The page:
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The competition heats up: Energia, Russia’s main contractor for building its part of ISS, has proposed a plan to separate the Russian modules from ISS, once they are finally launched, to create a new and solely Russian space station.
According to RKK Energia, the prime Russian contractor on the ISS, the new outpost would begin with the separation of the Nauka [Russia’s ISS science module, long delayed] from the rest of the old station in mid-2020s. By that time, Nauka should have two even newer modules in tow. One would be the so-called Node Module, a tinker-toy-like component that could connect to six other modules, crew ships, cargo tankers, structural elements, you name it. The Node Module is already in RKK Energia’s garage and ready to go within a few months after the Nauka.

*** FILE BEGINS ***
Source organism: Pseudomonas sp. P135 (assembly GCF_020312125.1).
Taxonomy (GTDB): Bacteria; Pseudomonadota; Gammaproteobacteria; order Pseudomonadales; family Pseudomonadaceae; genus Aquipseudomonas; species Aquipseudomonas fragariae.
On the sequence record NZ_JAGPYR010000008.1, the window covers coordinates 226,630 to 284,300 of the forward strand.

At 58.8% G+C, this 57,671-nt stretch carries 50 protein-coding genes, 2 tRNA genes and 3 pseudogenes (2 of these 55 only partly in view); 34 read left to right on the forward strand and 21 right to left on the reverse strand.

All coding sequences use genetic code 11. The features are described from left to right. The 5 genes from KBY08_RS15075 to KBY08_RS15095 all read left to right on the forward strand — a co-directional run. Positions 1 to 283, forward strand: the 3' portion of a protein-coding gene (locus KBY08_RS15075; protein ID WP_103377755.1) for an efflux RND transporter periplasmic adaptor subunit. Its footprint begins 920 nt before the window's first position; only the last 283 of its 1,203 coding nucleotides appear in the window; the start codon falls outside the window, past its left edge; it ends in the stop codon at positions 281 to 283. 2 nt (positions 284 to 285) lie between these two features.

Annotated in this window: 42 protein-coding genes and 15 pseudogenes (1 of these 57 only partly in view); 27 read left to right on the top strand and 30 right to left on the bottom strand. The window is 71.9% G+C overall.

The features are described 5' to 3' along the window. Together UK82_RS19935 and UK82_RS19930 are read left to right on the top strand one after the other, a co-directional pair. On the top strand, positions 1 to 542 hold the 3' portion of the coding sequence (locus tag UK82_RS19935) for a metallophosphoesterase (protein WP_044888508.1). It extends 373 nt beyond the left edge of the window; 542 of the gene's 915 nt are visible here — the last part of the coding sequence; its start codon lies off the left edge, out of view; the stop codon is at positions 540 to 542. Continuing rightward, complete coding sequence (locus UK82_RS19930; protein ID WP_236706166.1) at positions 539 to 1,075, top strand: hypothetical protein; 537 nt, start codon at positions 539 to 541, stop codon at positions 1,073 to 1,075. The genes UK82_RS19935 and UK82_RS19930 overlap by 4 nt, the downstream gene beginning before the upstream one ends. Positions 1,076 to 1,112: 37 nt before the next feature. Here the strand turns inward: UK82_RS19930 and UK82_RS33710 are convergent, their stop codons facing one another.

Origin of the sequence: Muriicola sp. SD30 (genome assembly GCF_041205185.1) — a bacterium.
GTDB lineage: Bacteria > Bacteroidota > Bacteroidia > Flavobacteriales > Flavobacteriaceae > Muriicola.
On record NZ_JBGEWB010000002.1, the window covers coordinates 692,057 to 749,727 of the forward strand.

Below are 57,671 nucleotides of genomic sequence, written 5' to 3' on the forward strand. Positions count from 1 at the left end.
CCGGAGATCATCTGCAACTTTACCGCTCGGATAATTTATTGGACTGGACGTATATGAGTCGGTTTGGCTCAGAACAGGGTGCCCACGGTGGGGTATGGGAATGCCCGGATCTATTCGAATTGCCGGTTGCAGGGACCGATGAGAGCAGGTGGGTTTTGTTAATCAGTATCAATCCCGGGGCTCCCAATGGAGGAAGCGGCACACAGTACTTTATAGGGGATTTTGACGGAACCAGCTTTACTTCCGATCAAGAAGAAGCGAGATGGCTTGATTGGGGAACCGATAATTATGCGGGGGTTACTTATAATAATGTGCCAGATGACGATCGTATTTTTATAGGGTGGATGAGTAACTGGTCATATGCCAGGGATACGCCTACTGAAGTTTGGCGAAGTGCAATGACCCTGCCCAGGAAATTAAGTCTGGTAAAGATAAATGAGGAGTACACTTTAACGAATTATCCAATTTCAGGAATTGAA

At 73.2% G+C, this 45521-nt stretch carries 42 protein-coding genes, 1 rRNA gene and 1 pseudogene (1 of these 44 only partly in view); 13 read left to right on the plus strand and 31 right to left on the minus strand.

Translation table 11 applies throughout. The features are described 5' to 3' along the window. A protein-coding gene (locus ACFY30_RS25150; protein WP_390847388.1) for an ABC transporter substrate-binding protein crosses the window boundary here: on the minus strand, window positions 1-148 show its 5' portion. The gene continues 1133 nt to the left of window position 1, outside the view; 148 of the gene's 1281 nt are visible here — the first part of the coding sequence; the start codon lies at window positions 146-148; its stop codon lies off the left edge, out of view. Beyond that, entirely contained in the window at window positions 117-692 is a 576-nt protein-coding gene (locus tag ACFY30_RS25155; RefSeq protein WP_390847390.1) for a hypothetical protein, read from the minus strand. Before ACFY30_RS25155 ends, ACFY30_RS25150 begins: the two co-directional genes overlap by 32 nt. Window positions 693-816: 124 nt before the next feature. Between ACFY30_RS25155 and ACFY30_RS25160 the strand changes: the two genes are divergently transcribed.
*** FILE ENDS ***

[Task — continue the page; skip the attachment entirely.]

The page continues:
Next would be the new Science and Power Module (NEM) which, as it name implies, will finally give cosmonauts a state-of-the-art science lab and a pair of large solar arrays, making the Russian segment fully independent from the rest of the ISS in terms of power, communications, and other resources. The launch of NEM, currently promised as early as 2019, would set the stage for these three components to leave the ISS to form ROS.
Russia has always given itself the option to do this, designing its part of the station in a way that would allow it to stand alone.